keywords = "Autophagy, Fractional breakdown rate, Leucine, Protein breakdown, Skeletal muscle",
author = "Dickinson, {Jared M.} and Reidy, {Paul T.} and Gundermann, {David M.} and Borack, {Michael S.} and Walker, {Dillon K.} and D'Lugos, {Andrew C.} and Elena Volpi and Blake Rasmussen",
year = "2017",
month = "3",
day = "1",
doi = "10.1152/japplphysiol.00632.2016",
language = "English (US)",
volume = "122",
pages = "620--630",
journal = "Journal of Applied Physiology",
issn = "8750-7587",
publisher = "American Physiological Society",
number = "3",

}

TY - JOUR

T1 - The impact of postexercise essential amino acid ingestion on the ubiquitin proteasome and autophagosomal-lysosomal systems in skeletal muscle of older men

AU - Dickinson, Jared M.

AU - Reidy, Paul T.

AU - Gundermann, David M.

AU - Borack, Michael S.

AU - Walker, Dillon K.

AU - D'Lugos, Andrew C.

AU - Volpi, Elena

AU - Rasmussen, Blake

PY - 2017/3/1

Y1 - 2017/3/1

N2 - Essential amino acid (EAA) ingestion enhances postexercise muscle protein synthesis, and, in particular, the anabolic response of older adults appears sensitive to the quantity of ingested leucine. The effect of leucine ingestion on muscle breakdown following resistance exercise (RE) is less understood. The purpose of this study was to identify the impact of postexercise leucine ingestion on the ubiquitin proteasome and autophagosomal-lysosomal systems following acute RE in older men. Subjects (72 ± 2 yr) performed RE and 1 h postexercise ingested 10 g of EAA containing a leucine quantity similar to quality protein (control, 1.8 g leucine, n = 7) or enriched in leucine (leucine, 3.5 g leucine, n = 8). Stable isotope infusion and muscle biopsies (vastus lateralis) obtained at rest and 2, 5, and 24 h postexercise were used to examine protein content (Western blot), mRNA expression (RT-quantitative PCR), and muscle protein fractional breakdown rate (FBR). Muscle-specific RING finger 1 mRNA increased in both groups at 2 and 5 h (P < 0.05). LC3 mRNA increased, and the LC3BII-to-LC3BI ratio decreased at all postexercise time points in control (P < 0.05). Conversely, LC3 mRNA only increased at 2 h, and the LC3BII-to-LC3BI ratio only decreased at 2 and 5 h in leucine (P < 0.05). Tumor necrosis factor receptor-associated factor-6 mRNA increased (P < 0.05) in control at 5 h. FBR was not statistically different between groups or from basal 24 h postexercise (P > 0.05). These data indicate that ingesting a larger quantity of leucine following RE may further reduce postexercise skeletal muscle autophagy in older men; however, it does not appear to influence the acute postexercise elevation in markers of the ubiquitin proteasome system or the breakdown of intact proteins. NEW & NOTEWORTHY The impact of postexercise leucine ingestion on processes of skeletal muscle breakdown in older adults is not well understood. Additional postexercise leucine ingestion appears to further reduce autophagy, but it does not interfere with the increase in ubiquitin proteasome system markers or the breakdown of intact proteins in skeletal muscle of older men. Postexercise leucine ingestion may promote a healthier protein pool and favorable muscle adaptations in older adults through greater accretion of myofibrillar proteins.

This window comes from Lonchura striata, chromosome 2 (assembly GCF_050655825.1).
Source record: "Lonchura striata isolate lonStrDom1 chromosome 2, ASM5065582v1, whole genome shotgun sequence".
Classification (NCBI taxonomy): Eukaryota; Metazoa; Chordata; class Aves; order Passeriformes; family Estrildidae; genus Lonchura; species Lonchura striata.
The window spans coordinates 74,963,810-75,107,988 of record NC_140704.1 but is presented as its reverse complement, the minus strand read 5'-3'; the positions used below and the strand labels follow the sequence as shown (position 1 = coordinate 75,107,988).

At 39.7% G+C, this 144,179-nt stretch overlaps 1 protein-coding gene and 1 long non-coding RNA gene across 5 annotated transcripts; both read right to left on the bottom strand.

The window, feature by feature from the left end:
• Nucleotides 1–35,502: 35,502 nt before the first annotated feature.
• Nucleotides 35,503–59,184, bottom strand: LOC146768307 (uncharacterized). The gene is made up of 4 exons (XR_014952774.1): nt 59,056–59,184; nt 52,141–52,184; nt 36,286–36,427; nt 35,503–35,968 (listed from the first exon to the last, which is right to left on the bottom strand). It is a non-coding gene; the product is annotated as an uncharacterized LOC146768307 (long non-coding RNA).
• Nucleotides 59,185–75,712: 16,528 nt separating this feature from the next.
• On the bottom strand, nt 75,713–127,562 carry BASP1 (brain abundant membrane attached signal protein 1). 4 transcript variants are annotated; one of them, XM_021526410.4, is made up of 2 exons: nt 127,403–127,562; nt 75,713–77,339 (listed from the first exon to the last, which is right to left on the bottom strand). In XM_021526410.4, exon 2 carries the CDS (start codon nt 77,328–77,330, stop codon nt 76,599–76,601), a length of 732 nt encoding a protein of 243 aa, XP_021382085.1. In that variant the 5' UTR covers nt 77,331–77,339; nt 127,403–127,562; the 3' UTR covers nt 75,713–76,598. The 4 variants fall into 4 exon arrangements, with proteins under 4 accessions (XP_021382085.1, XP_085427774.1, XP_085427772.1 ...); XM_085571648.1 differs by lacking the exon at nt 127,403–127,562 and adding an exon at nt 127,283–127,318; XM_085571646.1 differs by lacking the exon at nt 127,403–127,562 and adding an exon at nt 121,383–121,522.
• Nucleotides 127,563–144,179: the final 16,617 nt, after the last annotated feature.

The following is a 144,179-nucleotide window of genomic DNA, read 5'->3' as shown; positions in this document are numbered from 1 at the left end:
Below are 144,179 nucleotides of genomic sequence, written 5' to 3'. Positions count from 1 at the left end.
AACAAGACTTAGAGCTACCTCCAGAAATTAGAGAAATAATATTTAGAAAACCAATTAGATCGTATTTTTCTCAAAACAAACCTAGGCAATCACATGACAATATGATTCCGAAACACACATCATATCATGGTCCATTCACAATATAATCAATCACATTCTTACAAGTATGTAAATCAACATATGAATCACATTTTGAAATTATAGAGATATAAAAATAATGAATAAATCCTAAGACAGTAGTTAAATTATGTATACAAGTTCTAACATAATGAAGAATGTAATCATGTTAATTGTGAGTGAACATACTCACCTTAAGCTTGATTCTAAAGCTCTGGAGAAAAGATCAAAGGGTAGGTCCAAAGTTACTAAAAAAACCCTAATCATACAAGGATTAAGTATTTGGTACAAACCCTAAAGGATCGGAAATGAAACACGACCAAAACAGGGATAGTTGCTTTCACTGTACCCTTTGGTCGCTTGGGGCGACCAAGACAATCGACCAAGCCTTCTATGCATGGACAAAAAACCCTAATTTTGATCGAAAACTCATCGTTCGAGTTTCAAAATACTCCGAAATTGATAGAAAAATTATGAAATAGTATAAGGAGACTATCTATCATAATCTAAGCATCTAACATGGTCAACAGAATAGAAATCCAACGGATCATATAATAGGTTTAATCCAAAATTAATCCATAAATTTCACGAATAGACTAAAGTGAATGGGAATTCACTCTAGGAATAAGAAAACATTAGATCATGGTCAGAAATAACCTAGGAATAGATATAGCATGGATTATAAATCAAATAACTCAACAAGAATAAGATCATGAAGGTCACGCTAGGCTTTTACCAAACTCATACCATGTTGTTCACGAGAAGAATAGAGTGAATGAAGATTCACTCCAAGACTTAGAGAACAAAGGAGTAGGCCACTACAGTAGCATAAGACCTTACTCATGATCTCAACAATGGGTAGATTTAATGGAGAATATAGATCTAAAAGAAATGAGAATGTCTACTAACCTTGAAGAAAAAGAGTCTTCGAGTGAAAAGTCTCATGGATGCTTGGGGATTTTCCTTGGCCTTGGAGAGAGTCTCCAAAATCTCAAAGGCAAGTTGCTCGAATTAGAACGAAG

AB - Essential amino acid (EAA) ingestion enhances postexercise muscle protein synthesis, and, in particular, the anabolic response of older adults appears sensitive to the quantity of ingested leucine. The effect of leucine ingestion on muscle breakdown following resistance exercise (RE) is less understood. The purpose of this study was to identify the impact of postexercise leucine ingestion on the ubiquitin proteasome and autophagosomal-lysosomal systems following acute RE in older men. Subjects (72 ± 2 yr) performed RE and 1 h postexercise ingested 10 g of EAA containing a leucine quantity similar to quality protein (control, 1.8 g leucine, n = 7) or enriched in leucine (leucine, 3.5 g leucine, n = 8). Stable isotope infusion and muscle biopsies (vastus lateralis) obtained at rest and 2, 5, and 24 h postexercise were used to examine protein content (Western blot), mRNA expression (RT-quantitative PCR), and muscle protein fractional breakdown rate (FBR). Muscle-specific RING finger 1 mRNA increased in both groups at 2 and 5 h (P < 0.05). LC3 mRNA increased, and the LC3BII-to-LC3BI ratio decreased at all postexercise time points in control (P < 0.05). Conversely, LC3 mRNA only increased at 2 h, and the LC3BII-to-LC3BI ratio only decreased at 2 and 5 h in leucine (P < 0.05). Tumor necrosis factor receptor-associated factor-6 mRNA increased (P < 0.05) in control at 5 h. FBR was not statistically different between groups or from basal 24 h postexercise (P > 0.05). These data indicate that ingesting a larger quantity of leucine following RE may further reduce postexercise skeletal muscle autophagy in older men; however, it does not appear to influence the acute postexercise elevation in markers of the ubiquitin proteasome system or the breakdown of intact proteins. NEW & NOTEWORTHY The impact of postexercise leucine ingestion on processes of skeletal muscle breakdown in older adults is not well understood. Additional postexercise leucine ingestion appears to further reduce autophagy, but it does not interfere with the increase in ubiquitin proteasome system markers or the breakdown of intact proteins in skeletal muscle of older men. Postexercise leucine ingestion may promote a healthier protein pool and favorable muscle adaptations in older adults through greater accretion of myofibrillar proteins.

KW - Autophagy

KW - Fractional breakdown rate

KW - Leucine

KW - Protein breakdown

KW - Skeletal muscle

UR - http://www.scopus.com/inward/record.url?scp=85014791501&partnerID=8YFLogxK

UR - http://www.scopus.com/inward/citedby.url?scp=85014791501&partnerID=8YFLogxK

U2 - 10.1152/japplphysiol.00632.2016

DO - 10.1152/japplphysiol.00632.2016

M3 - Article

VL - 122

SP - 620

EP - 630

JO - Journal of Applied Physiology

JF - Journal of Applied Physiology

SN - 8750-7587

IS - 3

ER -